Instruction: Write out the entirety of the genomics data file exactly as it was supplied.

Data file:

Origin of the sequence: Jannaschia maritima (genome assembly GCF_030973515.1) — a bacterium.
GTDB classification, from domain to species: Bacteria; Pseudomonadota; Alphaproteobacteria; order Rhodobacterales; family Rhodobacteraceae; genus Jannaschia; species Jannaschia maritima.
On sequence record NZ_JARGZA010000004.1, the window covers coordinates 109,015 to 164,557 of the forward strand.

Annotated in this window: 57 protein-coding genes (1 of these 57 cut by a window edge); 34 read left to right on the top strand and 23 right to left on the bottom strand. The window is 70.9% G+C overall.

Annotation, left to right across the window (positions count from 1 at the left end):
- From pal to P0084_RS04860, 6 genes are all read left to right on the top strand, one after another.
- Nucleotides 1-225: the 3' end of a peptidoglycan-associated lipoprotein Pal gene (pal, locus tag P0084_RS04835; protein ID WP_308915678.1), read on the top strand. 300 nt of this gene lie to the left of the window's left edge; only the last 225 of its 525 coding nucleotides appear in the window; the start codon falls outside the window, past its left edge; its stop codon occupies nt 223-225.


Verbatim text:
Origin of the sequence: Jannaschia maritima (genome assembly GCF_030973515.1) — a bacterium.
GTDB classification, from domain to species: Bacteria; Pseudomonadota; Alphaproteobacteria; order Rhodobacterales; family Rhodobacteraceae; genus Jannaschia; species Jannaschia maritima.
On sequence record NZ_JARGZA010000004.1, the window covers coordinates 109,015 to 164,557 of the forward strand.

Annotated in this window: 57 protein-coding genes (1 of these 57 cut by a window edge); 34 read left to right on the top strand and 23 right to left on the bottom strand. The window is 70.9% G+C overall.

Annotation, left to right across the window (positions count from 1 at the left end):
- From pal to P0084_RS04860, 6 genes are all read left to right on the top strand, one after another.
- Nucleotides 1-225: the 3' end of a peptidoglycan-associated lipoprotein Pal gene (pal, locus tag P0084_RS04835; protein ID WP_308915678.1), read on the top strand. 300 nt of this gene lie to the left of the window's left edge; only the last 225 of its 525 coding nucleotides appear in the window; the start codon falls outside the window, past its left edge; its stop codon occupies nt 223-225.